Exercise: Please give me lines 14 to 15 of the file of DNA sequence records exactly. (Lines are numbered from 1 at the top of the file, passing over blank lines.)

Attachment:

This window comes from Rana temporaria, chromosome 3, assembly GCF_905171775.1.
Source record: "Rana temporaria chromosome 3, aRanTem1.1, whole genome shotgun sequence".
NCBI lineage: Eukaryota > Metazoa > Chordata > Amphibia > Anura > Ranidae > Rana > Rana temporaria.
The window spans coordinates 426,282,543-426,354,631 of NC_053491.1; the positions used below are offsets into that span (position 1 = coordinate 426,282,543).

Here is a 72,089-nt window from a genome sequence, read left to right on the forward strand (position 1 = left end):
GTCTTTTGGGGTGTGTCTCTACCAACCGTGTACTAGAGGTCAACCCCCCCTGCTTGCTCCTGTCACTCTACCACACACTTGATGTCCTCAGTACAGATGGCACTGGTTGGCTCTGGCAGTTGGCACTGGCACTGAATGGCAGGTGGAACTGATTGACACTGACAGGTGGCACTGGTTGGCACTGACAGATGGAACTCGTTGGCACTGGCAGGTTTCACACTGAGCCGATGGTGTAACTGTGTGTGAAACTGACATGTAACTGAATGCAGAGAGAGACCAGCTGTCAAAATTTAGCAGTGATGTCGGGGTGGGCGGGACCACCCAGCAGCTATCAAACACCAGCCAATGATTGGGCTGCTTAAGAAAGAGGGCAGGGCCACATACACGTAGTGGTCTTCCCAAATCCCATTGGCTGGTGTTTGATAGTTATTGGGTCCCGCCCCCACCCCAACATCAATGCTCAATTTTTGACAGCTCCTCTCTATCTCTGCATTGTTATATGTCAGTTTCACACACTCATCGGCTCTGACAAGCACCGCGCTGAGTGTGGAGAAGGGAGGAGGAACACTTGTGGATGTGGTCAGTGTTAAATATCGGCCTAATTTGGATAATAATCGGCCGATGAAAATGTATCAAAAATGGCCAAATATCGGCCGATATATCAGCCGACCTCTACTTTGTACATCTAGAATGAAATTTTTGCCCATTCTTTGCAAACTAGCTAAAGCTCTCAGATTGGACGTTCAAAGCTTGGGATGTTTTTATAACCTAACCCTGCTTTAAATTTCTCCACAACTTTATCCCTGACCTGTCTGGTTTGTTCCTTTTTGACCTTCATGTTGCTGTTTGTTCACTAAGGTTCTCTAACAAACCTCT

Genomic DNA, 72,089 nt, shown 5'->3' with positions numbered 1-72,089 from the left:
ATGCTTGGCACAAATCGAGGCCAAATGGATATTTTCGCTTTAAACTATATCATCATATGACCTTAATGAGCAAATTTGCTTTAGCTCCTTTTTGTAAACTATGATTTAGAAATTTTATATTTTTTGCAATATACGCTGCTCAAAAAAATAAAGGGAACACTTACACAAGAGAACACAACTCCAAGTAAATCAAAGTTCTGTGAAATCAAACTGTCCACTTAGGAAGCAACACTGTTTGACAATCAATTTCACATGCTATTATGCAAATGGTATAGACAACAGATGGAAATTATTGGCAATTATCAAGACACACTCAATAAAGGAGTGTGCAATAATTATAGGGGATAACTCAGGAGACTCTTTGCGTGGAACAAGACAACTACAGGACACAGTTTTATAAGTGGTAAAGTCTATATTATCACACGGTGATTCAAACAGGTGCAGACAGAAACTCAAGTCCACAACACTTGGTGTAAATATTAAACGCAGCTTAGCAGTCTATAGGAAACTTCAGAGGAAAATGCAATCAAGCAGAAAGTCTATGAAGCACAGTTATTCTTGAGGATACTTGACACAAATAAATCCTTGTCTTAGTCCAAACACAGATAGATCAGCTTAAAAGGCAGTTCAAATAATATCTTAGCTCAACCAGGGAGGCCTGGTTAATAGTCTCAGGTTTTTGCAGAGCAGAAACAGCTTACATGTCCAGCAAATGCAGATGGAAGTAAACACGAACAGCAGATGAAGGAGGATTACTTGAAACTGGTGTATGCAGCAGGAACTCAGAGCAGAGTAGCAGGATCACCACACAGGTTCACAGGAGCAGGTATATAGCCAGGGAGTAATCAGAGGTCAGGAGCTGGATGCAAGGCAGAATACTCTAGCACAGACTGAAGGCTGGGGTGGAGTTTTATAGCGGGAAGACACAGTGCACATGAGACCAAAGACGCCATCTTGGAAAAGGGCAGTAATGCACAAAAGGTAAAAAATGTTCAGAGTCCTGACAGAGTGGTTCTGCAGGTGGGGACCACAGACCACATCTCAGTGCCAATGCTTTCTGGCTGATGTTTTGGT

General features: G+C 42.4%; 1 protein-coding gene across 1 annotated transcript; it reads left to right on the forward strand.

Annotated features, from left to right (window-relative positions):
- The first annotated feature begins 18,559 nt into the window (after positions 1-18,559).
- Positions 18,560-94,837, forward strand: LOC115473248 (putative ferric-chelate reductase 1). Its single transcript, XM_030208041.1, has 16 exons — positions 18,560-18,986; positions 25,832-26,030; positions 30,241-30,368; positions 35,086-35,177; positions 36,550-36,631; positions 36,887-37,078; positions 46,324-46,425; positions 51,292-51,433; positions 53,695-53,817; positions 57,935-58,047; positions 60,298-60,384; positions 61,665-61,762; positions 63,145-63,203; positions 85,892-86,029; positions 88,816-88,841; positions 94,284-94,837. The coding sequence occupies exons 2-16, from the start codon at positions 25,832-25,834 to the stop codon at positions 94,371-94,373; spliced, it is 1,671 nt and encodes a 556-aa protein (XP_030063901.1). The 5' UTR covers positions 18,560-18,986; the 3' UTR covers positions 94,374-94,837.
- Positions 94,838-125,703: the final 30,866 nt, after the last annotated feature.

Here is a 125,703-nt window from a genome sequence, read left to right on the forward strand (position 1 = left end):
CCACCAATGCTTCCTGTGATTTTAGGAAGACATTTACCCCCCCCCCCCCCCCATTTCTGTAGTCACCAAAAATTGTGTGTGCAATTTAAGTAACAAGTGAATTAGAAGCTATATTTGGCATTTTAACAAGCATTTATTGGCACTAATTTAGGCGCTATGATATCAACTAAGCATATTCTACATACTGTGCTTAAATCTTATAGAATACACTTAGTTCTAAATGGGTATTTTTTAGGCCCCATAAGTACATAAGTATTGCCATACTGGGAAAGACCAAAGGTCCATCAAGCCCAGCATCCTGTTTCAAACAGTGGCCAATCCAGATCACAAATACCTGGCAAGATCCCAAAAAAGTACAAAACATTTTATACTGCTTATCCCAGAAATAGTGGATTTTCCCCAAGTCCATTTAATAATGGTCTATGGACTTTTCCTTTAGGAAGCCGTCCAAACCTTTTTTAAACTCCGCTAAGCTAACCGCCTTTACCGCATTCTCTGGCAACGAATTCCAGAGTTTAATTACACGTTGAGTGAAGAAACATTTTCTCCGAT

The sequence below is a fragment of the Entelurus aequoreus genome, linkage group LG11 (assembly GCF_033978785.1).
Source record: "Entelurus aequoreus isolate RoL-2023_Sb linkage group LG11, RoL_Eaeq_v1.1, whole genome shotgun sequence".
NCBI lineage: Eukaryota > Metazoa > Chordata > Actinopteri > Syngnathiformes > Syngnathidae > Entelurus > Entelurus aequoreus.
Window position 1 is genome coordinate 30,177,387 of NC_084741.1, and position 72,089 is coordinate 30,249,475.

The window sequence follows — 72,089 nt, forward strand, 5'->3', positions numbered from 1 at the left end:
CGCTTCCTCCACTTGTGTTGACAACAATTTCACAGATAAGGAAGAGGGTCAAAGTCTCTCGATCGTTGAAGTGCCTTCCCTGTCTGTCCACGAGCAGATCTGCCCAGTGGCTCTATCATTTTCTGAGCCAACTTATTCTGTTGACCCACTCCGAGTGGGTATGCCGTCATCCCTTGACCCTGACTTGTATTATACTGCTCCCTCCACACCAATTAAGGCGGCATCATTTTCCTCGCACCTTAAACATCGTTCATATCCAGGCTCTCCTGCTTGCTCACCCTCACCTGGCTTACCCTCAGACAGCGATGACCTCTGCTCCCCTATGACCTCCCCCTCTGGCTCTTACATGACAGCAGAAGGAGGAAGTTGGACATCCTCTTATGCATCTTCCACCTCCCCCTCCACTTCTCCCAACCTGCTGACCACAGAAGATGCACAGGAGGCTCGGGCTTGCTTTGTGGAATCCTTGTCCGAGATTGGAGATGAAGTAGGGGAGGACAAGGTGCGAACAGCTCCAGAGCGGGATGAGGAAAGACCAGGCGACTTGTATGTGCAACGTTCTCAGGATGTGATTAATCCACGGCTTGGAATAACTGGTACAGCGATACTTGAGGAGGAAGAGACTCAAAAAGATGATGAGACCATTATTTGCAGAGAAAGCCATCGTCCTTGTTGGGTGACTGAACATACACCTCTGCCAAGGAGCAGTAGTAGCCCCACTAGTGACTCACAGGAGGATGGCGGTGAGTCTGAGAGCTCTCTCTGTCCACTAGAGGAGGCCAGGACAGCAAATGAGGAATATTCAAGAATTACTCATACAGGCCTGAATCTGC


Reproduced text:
Here is a 125,703-nt window from a genome sequence, read left to right on the forward strand (position 1 = left end):
CCACCAATGCTTCCTGTGATTTTAGGAAGACATTTACCCCCCCCCCCCCCCCATTTCTGTAGTCACCAAAAATTGTGTGTGCAATTTAAGTAACAAGTGAATTAGAAGCTATATTTGGCATTTTAACAAGCATTTATTGGCACTAATTTAGGCGCTATGATATCAACTAAGCATATTCTACATACTGTGCTTAAATCTTATAGAATACACTTAGTTCTAAATGGGTATTTTTTAGGCCCCATAAGTACATAAGTATTGCCATACTGGGAAAGACCAAAGGTCCATCAAGCCCAGCATCCTGTTTCAAACAGTGGCCAATCCAGATCACAAATACCTGGCAAGATCCCAAAAAAGTACAAAACATTTTATACTGCTTATCCCAGAAATAGTGGATTTTCCCCAAGTCCATTTAATAATGGTCTATGGACTTTTCCTTTAGGAAGCCGTCCAAACCTTTTTTAAACTCCGCTAAGCTAACCGCCTTTACCGCATTCTCTGGCAACGAATTCCAGAGTTTAATTACACGTTGAGTGAAGAAACATTTTCTCCGAT